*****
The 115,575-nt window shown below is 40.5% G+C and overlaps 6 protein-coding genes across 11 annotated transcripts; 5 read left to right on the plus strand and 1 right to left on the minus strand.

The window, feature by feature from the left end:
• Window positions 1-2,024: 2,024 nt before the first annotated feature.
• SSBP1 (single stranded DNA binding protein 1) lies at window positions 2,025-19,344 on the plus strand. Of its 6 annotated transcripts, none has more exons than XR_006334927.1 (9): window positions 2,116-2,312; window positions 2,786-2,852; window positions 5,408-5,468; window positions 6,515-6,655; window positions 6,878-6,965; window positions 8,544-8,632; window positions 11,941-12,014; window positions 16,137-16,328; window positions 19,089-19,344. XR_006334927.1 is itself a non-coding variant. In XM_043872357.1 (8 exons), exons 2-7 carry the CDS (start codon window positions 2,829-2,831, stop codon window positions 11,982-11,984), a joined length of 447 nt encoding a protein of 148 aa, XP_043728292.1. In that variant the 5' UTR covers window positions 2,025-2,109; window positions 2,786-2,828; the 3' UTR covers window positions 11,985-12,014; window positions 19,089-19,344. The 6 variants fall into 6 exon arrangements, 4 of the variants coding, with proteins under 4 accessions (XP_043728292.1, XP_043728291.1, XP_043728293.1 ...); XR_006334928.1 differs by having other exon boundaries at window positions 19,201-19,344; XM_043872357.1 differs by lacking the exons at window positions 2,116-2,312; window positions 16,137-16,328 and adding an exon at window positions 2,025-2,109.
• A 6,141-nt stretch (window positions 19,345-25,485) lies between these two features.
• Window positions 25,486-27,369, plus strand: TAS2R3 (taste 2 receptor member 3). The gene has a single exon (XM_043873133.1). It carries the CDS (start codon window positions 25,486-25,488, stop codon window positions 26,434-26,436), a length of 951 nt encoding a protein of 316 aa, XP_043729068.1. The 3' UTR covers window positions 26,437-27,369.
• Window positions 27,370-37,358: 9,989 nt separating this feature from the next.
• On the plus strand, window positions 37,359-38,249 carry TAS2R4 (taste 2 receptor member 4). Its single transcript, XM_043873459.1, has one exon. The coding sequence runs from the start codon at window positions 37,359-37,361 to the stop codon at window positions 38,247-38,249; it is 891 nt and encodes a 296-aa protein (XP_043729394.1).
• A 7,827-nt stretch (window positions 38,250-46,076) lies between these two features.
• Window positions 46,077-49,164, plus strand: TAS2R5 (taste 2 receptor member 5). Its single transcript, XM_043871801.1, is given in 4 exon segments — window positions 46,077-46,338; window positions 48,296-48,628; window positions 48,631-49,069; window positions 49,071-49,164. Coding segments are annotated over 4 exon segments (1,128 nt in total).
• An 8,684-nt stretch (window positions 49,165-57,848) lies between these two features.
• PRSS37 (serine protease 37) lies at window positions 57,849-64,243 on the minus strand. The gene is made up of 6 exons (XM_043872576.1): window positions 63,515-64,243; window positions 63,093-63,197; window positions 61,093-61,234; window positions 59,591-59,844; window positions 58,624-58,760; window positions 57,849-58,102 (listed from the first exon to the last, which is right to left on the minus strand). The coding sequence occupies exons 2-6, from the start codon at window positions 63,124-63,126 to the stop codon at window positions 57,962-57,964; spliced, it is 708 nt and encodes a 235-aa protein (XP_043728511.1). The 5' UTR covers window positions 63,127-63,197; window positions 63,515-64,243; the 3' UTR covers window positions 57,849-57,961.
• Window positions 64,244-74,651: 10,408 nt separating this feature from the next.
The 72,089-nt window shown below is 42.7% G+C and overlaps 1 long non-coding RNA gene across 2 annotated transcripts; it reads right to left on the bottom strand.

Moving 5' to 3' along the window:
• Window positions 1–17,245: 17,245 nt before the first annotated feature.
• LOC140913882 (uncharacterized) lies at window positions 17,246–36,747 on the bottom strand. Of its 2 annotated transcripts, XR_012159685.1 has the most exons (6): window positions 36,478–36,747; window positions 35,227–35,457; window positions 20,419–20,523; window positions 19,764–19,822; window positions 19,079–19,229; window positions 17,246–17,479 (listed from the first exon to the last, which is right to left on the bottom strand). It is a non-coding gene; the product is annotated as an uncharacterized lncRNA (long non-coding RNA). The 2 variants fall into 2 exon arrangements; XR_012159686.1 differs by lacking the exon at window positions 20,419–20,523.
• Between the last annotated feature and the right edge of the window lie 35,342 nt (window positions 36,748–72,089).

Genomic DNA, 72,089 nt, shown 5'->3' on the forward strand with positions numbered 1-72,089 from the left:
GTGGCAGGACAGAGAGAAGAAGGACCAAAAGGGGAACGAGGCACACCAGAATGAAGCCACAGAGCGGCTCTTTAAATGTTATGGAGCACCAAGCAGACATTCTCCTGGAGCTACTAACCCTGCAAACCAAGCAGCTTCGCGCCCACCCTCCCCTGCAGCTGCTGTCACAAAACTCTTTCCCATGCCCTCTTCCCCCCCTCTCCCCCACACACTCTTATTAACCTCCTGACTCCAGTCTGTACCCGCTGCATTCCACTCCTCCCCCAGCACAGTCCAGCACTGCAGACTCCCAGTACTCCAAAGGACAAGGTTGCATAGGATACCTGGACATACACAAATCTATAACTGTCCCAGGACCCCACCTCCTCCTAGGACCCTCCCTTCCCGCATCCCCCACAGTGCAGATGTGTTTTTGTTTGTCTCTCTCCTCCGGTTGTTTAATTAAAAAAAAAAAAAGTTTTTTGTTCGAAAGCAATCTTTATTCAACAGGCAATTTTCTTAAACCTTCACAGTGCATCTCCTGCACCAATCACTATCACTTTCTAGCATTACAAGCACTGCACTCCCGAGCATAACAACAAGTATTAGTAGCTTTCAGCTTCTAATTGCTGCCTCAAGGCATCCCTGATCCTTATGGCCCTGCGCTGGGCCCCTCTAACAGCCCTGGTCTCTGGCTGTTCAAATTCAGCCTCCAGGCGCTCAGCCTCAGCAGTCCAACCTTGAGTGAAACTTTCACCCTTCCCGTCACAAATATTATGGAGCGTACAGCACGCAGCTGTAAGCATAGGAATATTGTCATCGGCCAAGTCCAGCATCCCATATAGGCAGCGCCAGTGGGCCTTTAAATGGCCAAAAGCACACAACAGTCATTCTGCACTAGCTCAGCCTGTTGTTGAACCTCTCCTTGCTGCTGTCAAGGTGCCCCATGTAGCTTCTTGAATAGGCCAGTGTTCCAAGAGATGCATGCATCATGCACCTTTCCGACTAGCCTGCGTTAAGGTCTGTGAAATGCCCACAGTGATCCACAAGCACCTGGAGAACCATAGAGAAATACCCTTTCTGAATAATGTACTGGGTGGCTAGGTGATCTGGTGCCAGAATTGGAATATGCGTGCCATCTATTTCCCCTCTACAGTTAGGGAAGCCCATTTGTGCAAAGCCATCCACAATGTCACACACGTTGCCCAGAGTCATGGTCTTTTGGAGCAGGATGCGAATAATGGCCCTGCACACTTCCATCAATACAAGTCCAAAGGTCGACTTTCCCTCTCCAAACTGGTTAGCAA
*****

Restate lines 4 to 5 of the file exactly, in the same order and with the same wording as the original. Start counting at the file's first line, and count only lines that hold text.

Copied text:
• SSBP1 (single stranded DNA binding protein 1) lies at window positions 2,025-19,344 on the plus strand. Of its 6 annotated transcripts, none has more exons than XR_006334927.1 (9): window positions 2,116-2,312; window positions 2,786-2,852; window positions 5,408-5,468; window positions 6,515-6,655; window positions 6,878-6,965; window positions 8,544-8,632; window positions 11,941-12,014; window positions 16,137-16,328; window positions 19,089-19,344. XR_006334927.1 is itself a non-coding variant. In XM_043872357.1 (8 exons), exons 2-7 carry the CDS (start codon window positions 2,829-2,831, stop codon window positions 11,982-11,984), a joined length of 447 nt encoding a protein of 148 aa, XP_043728292.1. In that variant the 5' UTR covers window positions 2,025-2,109; window positions 2,786-2,828; the 3' UTR covers window positions 11,985-12,014; window positions 19,089-19,344. The 6 variants fall into 6 exon arrangements, 4 of the variants coding, with proteins under 4 accessions (XP_043728292.1, XP_043728291.1, XP_043728293.1 ...); XR_006334928.1 differs by having other exon boundaries at window positions 19,201-19,344; XM_043872357.1 differs by lacking the exons at window positions 2,116-2,312; window positions 16,137-16,328 and adding an exon at window positions 2,025-2,109.
• A 6,141-nt stretch (window positions 19,345-25,485) lies between these two features.